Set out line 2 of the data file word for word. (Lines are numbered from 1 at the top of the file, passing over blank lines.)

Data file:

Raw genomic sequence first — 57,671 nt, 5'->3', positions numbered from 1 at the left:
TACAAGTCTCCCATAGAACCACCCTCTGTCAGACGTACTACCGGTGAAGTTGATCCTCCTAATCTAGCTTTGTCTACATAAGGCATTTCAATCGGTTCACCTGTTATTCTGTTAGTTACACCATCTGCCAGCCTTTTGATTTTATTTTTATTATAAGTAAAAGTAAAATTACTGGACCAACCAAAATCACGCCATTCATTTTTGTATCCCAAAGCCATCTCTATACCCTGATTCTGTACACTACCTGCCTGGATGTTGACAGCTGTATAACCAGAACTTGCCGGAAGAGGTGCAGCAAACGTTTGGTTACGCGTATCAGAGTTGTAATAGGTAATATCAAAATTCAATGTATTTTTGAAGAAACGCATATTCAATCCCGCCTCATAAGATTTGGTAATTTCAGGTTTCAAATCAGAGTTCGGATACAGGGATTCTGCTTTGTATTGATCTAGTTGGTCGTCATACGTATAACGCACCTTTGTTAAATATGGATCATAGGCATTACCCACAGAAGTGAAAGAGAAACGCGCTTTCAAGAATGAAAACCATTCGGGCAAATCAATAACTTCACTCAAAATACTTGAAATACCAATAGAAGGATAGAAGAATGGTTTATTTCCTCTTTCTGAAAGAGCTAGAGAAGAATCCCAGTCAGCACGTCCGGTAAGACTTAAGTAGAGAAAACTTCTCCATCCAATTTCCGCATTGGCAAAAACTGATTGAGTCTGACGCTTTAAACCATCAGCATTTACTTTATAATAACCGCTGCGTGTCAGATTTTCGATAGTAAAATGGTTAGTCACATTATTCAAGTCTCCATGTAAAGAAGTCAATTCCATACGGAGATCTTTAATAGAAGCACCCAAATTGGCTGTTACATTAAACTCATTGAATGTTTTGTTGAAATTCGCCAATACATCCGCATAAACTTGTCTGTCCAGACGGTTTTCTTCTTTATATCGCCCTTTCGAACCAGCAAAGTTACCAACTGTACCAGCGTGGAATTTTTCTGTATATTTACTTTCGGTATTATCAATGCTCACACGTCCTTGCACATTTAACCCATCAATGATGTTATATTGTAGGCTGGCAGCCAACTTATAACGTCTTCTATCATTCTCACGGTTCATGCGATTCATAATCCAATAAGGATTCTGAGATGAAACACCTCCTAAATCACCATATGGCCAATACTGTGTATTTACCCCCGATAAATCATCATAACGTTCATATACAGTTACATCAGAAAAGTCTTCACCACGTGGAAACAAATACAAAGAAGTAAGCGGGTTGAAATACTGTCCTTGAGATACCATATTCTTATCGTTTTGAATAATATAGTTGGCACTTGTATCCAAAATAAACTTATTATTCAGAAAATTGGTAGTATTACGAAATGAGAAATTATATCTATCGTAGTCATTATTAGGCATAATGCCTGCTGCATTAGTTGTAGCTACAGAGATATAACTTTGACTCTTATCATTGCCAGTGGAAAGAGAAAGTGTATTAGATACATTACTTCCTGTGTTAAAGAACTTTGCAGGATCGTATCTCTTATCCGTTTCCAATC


TACAAGTCTCCCATAGAACCACCCTCTGTCAGACGTACTACCGGTGAAGTTGATCCTCCTAATCTAGCTTTGTCTACATAAGGCATTTCAATCGGTTCACCTGTTATTCTGTTAGTTACACCATCTGCCAGCCTTTTGATTTTATTTTTATTATAAGTAAAAGTAAAATTACTGGACCAACCAAAATCACGCCATTCATTTTTGTATCCCAAAGCCATCTCTATACCCTGATTCTGTACACTACCTGCCTGGATGTTGACAGCTGTATAACCAGAACTTGCCGGAAGAGGTGCAGCAAACGTTTGGTTACGCGTATCAGAGTTGTAATAGGTAATATCAAAATTCAATGTATTTTTGAAGAAACGCATATTCAATCCCGCCTCATAAGATTTGGTAATTTCAGGTTTCAAATCAGAGTTCGGATACAGGGATTCTGCTTTGTATTGATCTAGTTGGTCGTCATACGTATAACGCACCTTTGTTAAATATGGATCATAGGCATTACCCACAGAAGTGAAAGAGAAACGCGCTTTCAAGAATGAAAACCATTCGGGCAAATCAATAACTTCACTCAAAATACTTGAAATACCAATAGAAGGATAGAAGAATGGTTTATTTCCTCTTTCTGAAAGAGCTAGAGAAGAATCCCAGTCAGCACGTCCGGTAAGACTTAAGTAGAGAAAACTTCTCCATCCAATTTCCGCATTGGCAAAAACTGATTGAGTCTGACGCTTTAAACCATCAGCATTTACTTTATAATAACCGCTGCGTGTCAGATTTTCGATAGTAAAATGGTTAGTCACATTATTCAAGTCTCCATGTAAAGAAGTCAATTCCATACGGAGATCTTTAATAGAAGCACCCAAATTGGCTGTTACATTAAACTCATTGAATGTTTTGTTGAAATTCGCCAATACATCCGCATAAACTTGTCTGTCCAGACGGTTTTCTTCTTTATATCGCCCTTTCGAACCAGCAAAGTTACCAACTGTACCAGCGTGGAATTTTTCTGTATATTTACTTTCGGTATTATCAATGCTCACACGTCCTTGCACATTTAACCCATCAATGATGTTATATTGTAGGCTGGCAGCCAACTTATAACGTCTTCTATCATTCTCACGGTTCATGCGATTCATAATCCAATAAGGATTCTGAGATGAAACACCTCCTAAATCACCATATGGCCAATACTGTGTATTTACCCCCGATAAATCATCATAACGTTCATATACAGTTACATCAGAAAAGTCTTCACCACGTGGAAACAAATACAAAGAAGTAAGCGGGTTGAAATACTGTCCTTGAGATACCATATTCTTATCGTTTTGAATAATATAGTTGGCACTTGTATCCAAAATAAACTTATTATTCAGAAAATTGGTAGTATTACGAAATGAGAAATTATATCTATCGTAGTCATTATTAGGCATAATGCCTGCTGCATTAGTTGTAGCTACAGAGATATAACTTTGACTCTTATCATTGCCAGTGGAAAGAGAAAGTGTATTAGATACATTACTTCCTGTGTTAAAGAACTTTGCAGGATCGTATCTCTTATCCGTTTCCAATC